Life on three coasts

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“I would spend summer in Portugal, fall and spring in North Carolina, and winter in California.”

Turn the heat off

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“Iceland or Norway. I hate sun and hot weather. I love the cold and the dark. I would be happy for the half year that there is only a few hours of daylight. But I would have to find something else for the 6 months of constant sun. Maybe Fuerteventura (Canary island off Spanish coast). It’s always windy, so even though its in the mid 70s during summer, it’s comfortable. If I have to deal with sun, this would be a place I would enjoy it.”

New York state of mind

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“I live in New York City. If I had unlimited money, there wouldn’t be any reason to leave. Well, except to get away from winter for 3 months.”

New Hampshire vibes

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“On the face of it, New Hampshire seems like a great state for me. It’s got the lowest rate of violent crime in the U.S. It’s got no state income tax. In my imagination, it’s got that homely small town vibe. A lot of the south of the state is commutable to Boston. It seems to have that individualistic, get go libertarian attitude of your red state without the social conservatism.”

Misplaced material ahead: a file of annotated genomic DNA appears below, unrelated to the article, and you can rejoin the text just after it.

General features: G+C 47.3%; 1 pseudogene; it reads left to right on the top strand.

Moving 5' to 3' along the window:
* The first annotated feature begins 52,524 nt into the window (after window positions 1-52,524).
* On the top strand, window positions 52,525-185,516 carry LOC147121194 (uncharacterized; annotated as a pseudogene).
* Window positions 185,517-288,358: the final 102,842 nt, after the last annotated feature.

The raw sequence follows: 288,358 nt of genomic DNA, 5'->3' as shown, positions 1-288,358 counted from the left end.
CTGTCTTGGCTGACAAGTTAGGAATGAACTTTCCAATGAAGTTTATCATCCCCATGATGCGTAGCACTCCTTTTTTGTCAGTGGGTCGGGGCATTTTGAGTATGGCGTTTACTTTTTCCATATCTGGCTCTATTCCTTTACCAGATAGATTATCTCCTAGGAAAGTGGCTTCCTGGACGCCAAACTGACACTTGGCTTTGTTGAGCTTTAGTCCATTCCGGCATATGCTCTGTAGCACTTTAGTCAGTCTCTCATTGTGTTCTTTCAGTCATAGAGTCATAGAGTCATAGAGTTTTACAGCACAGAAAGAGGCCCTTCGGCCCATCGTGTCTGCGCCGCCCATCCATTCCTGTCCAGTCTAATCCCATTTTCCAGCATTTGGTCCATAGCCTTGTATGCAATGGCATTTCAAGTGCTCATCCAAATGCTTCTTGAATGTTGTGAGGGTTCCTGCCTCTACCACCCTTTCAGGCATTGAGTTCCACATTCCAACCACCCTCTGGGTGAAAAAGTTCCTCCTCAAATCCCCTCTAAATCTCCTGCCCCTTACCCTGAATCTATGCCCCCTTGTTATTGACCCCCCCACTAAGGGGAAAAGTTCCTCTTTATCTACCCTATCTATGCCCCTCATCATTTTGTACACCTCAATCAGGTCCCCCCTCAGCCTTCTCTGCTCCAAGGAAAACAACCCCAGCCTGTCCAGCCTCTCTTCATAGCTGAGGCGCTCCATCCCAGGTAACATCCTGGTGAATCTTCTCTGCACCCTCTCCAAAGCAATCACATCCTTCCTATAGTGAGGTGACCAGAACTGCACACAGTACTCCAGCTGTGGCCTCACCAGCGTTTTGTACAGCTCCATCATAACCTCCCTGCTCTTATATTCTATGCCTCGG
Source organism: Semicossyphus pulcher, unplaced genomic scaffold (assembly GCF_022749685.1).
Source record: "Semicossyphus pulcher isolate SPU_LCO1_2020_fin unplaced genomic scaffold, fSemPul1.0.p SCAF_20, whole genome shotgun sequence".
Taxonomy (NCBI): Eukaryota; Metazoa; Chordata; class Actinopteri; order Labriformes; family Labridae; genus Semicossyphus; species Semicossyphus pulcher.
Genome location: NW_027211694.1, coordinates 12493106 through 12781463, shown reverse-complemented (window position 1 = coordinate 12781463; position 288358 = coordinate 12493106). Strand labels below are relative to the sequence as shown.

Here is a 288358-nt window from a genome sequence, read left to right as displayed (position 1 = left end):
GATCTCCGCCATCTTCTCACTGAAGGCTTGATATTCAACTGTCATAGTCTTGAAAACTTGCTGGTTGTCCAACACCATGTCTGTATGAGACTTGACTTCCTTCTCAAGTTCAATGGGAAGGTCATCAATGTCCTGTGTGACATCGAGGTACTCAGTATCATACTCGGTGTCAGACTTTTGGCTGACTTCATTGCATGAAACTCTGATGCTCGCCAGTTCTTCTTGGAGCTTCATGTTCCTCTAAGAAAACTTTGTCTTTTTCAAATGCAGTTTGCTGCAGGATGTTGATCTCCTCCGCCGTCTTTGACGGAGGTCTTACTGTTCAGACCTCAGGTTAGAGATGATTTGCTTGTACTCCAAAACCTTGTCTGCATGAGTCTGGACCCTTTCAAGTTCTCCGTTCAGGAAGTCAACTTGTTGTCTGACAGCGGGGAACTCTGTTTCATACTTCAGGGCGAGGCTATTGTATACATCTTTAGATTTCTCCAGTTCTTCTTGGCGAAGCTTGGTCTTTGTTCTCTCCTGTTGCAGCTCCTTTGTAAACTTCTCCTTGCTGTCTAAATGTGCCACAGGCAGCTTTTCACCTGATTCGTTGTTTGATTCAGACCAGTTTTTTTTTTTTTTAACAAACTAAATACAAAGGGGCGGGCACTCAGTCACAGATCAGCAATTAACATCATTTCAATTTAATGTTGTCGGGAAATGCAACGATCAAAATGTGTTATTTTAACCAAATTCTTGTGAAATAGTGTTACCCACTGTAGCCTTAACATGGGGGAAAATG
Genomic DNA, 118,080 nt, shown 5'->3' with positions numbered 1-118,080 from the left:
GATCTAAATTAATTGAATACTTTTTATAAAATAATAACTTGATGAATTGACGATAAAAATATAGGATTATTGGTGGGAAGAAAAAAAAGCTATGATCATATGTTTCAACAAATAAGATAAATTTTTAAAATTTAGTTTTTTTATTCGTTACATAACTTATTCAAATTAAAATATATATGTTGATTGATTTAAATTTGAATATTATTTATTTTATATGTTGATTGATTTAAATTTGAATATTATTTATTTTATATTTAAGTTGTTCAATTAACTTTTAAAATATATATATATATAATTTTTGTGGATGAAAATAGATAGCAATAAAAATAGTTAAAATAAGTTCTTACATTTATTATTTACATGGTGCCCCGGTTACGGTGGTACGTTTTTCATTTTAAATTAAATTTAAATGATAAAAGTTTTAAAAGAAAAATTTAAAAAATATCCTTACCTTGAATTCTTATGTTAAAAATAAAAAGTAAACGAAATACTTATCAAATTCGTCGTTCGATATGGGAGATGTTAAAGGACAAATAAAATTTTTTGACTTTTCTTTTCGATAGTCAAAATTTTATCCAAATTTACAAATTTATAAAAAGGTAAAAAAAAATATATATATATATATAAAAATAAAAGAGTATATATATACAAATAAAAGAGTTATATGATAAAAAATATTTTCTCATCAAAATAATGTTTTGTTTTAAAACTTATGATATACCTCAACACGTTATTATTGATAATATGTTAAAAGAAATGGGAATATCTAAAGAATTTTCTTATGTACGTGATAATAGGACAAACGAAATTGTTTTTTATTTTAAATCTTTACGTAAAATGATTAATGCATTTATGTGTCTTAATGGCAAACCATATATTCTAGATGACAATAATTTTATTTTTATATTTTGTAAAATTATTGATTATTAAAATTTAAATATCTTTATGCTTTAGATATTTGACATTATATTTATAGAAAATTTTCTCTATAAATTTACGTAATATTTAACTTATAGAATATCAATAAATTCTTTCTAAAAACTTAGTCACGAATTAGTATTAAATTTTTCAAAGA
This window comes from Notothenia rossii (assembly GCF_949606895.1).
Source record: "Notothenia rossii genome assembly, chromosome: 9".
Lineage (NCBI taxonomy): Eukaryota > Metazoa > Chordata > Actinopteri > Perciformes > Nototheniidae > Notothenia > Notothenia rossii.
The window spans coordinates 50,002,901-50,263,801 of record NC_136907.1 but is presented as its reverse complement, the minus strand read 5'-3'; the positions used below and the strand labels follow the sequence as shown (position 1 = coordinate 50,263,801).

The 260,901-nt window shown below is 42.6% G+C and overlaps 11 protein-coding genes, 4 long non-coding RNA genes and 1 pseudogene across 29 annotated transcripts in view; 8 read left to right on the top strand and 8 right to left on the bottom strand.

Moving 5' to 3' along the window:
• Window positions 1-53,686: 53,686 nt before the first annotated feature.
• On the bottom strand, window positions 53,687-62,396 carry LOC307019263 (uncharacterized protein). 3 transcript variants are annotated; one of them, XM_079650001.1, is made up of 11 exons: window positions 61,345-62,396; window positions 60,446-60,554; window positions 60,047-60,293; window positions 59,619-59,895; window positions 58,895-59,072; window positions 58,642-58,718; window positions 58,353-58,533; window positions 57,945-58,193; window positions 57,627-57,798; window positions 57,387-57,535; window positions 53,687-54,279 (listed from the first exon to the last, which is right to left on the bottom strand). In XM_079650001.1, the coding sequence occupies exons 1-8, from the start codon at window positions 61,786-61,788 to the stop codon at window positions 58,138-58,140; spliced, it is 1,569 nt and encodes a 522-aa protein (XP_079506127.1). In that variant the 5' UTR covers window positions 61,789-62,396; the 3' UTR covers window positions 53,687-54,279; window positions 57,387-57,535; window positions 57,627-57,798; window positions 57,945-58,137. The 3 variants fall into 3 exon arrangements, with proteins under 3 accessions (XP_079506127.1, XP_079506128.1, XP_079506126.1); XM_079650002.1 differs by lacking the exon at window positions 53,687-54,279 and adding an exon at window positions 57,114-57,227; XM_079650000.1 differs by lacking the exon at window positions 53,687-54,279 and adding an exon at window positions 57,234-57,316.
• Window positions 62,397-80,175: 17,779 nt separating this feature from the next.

The hills are alive

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I’d move exactly where I immigrated to: Innsbruck, Austria, here in the heart of the Alps. It’s centrally located in Europe, 30 minutes from Italy and Germany, and has a fantastic climate.”

Ecuador feels like home

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“I’m from NYC; Cuenca is, for me, the best. I love the coast here, too, but it’s too humid to live there. Why Cuenca? The people, the music, the food and the climate. Temps are in the 50’s at night, high of 70’s by day, all year round.”

Head for the Highlands

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“Scotland, hands down. Best country on earth.”

European life on an island